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Friday, April 4, 2008

Field Day at the Shrine at Airline

Posted By on Fri, Apr 4, 2008 at 7:38 PM

By Alejandro de los Rios

click to enlarge Marks working on dirt

All right, so most people would call it Opening Day, but with all the action on the field, not many may have noticed the field itself. I said it before, but I'll say it again: It's brand new, all $1.2 million of it. And the man you see in the picture in the green shirt hosing the dirt before the first pitch is Thomas Marks, the head groundskeeper at Zephyrs field going on seven years. So what was wrong with the old field?

"You get what you pay for," Marks said.

Apparently, the team hadn't paid for much. As Marks described it, the old field had no drainage system to speak of. A problem when you're in a place like New Orleans where sudden, intense showers happen regularly during the summer. On the old field, sudden showers meant Marks and his crew would spend a good 40 minutes squeegeeing the water off the playing surface.

"You got a half acre of water that you gotta move and it wasn't easy," Marks said.

Compare that to Wednesday, when a sudden storm came by and threatened to sour the Zephyrs' first practice. Marks and his crew saw the rain and planned like usual, putting tarp on the infield and then getting their squeegees ready. Once the rain let up, the crew went out to work to displace the water. Except now, there wasn't much water to move.

"We were done after just a couple of seconds," Marks said.

Oh what a difference $1.2 million makes. But ironically enough, the outfield — which isn't covered during a rain delay and thus takes most of the water — isn't the biggest of Marks' concerns. To him, and baseball groundskeepers everywhere, the main concern is the infield.

"You spend a lot of time dealing with dirt," he said.

Clay, to be precise. And really, it all makes sense. After all, every player except the outfielders spend most of their time on dirt, not grass. Every day is a constant exercise to make sure the dirt is the right consistency. "Cleat in, cleat out" is the ideal, Marks said. That means a player can walk across the dirt and leave only his cleat marks without taking up any chunks.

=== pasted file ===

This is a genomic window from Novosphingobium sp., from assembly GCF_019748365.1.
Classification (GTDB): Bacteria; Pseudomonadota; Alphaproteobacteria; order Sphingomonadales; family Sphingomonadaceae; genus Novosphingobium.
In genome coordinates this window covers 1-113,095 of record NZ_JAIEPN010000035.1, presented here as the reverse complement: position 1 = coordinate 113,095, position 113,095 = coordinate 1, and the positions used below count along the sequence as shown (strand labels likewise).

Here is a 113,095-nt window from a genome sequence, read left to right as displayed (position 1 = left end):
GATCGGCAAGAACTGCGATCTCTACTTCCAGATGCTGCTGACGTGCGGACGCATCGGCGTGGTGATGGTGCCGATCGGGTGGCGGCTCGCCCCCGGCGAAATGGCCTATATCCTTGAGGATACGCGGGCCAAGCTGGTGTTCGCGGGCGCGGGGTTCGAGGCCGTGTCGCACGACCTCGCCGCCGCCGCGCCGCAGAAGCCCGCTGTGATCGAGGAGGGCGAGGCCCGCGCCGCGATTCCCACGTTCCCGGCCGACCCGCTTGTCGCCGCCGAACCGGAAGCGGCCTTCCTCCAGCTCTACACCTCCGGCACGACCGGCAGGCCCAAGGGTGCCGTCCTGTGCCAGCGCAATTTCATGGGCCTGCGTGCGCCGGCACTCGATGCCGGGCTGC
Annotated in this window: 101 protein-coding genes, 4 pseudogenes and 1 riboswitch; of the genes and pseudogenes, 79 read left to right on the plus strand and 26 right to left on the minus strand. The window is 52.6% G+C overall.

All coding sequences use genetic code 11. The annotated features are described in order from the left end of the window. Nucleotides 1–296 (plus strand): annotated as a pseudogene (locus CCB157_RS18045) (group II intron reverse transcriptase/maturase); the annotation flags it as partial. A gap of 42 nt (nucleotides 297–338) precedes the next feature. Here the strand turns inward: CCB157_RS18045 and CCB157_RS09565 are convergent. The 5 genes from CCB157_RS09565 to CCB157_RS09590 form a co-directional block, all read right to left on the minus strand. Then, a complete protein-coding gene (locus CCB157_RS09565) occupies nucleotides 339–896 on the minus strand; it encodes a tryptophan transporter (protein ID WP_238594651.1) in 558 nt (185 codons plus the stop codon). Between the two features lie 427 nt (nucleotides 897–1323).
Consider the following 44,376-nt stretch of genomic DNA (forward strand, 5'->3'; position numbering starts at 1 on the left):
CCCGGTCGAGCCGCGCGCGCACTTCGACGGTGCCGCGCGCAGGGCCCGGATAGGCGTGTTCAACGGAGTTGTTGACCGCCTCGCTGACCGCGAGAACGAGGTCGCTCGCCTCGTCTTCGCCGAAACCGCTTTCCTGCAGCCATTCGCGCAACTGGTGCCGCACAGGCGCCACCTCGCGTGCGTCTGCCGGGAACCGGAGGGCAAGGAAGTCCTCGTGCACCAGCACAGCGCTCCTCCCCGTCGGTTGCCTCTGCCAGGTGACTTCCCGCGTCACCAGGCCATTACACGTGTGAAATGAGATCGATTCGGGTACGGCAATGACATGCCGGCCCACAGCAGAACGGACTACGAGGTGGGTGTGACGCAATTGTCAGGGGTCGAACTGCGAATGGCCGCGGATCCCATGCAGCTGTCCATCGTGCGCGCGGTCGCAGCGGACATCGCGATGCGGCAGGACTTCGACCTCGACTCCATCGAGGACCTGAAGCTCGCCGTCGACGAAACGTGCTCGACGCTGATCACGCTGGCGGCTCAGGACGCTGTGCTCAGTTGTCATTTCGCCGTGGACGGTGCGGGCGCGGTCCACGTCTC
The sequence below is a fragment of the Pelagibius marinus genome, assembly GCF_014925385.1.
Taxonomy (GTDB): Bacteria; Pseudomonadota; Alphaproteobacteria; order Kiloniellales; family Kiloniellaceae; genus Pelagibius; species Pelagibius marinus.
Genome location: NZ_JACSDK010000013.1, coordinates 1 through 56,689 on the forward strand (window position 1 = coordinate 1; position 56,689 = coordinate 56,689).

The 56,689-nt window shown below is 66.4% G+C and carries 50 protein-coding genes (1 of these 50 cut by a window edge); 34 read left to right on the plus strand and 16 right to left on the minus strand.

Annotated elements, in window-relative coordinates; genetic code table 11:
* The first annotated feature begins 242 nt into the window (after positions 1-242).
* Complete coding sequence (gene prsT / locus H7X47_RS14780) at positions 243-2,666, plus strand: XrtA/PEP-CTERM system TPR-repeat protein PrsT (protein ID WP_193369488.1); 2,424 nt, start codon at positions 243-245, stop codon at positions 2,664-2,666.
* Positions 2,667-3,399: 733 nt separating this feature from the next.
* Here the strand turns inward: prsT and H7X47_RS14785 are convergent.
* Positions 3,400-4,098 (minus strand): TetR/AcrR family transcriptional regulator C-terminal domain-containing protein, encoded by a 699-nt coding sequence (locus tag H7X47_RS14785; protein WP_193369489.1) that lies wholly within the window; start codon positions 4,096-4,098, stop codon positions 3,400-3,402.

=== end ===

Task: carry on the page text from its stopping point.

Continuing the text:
In the spirit of the day, I asked pitched Nate Field what his relationship to the field is.

"For [pitchers] it's just pretty much the mound," he said. "What you're looking for in a mound is that it holds together, it's not too sticky. Some places where the dirt's kinda loose and you come in at the end of the game and it's trashed."

Of course, being a pitcher, Field would like the mound to be surround by a big, spacious ballpark. One that turns home runs and foul balls into long outs. But there's not such luck in the Pacific Coast League.

"This league is a hitter's league," he said. "There's only a handful of pitchers parks. We're one of them so we have to take advantage of that."

Zephyr's field compares favorably to big-league ballparks — it runs 330 feet to left field, 405 feet to center and 332 to right — and is almost identical to Jacob's field in Cleveland, which runs 325 to right and left field and 410 to straightaway center. I mention this because Field made his Major League debut with the Kansas City Royals at Cleveland on April 14, 2002. When Field and his wife had a son two years ago, the pair appropriately named him Jacob.

"It all worked out," he said. "But if I had made my debut in Colorado, I wouldn't have named my kid Coors."

By the way, the Zephyrs did win last night, beating the Nashville Sound 5-2. The two teams will play the second game of four tonight and once that that series is over, the Zephyrs will face Memphis for another four-game home stand.

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